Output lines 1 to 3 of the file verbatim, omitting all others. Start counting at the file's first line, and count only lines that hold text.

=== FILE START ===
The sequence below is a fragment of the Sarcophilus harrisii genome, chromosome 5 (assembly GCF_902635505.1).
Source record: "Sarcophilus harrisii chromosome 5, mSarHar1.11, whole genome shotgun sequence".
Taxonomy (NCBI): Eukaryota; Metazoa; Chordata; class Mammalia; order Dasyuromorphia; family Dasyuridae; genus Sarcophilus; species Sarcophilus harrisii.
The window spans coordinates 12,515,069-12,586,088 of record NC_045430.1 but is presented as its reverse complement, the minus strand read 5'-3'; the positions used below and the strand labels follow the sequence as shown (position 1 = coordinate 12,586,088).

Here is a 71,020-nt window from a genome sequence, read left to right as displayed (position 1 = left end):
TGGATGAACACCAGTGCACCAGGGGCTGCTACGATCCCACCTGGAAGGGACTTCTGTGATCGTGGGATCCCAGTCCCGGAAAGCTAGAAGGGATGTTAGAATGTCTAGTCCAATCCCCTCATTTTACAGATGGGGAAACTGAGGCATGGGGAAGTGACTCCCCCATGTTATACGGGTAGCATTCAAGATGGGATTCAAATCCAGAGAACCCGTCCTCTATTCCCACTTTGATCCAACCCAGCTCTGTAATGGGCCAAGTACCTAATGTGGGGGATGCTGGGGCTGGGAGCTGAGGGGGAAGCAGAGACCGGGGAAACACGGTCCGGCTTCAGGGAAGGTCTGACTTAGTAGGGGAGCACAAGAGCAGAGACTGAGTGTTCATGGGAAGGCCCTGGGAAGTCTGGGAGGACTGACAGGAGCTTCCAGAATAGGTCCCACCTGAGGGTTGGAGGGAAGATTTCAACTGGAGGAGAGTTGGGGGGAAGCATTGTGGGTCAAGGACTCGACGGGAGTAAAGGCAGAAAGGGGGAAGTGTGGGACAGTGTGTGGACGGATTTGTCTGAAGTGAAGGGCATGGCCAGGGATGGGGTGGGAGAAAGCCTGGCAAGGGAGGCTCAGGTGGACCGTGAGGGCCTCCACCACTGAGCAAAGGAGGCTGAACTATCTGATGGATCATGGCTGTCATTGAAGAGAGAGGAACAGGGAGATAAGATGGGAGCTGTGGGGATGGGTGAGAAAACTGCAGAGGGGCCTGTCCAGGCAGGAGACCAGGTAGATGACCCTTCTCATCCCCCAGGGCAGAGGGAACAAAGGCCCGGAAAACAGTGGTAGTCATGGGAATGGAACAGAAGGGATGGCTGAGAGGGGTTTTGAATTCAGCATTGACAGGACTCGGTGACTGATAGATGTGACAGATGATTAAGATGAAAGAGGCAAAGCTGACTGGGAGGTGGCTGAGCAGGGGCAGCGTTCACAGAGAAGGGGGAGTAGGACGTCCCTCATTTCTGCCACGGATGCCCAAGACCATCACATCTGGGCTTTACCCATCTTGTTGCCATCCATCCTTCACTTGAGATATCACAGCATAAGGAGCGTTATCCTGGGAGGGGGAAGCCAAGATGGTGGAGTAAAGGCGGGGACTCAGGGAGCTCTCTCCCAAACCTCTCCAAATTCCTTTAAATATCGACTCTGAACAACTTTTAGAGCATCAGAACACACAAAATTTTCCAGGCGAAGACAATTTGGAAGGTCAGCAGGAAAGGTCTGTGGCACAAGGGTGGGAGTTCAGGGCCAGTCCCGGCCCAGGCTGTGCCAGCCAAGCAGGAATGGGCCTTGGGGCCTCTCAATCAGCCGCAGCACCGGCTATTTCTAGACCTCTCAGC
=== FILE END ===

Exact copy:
The sequence below is a fragment of the Sarcophilus harrisii genome, chromosome 5 (assembly GCF_902635505.1).
Source record: "Sarcophilus harrisii chromosome 5, mSarHar1.11, whole genome shotgun sequence".
Taxonomy (NCBI): Eukaryota; Metazoa; Chordata; class Mammalia; order Dasyuromorphia; family Dasyuridae; genus Sarcophilus; species Sarcophilus harrisii.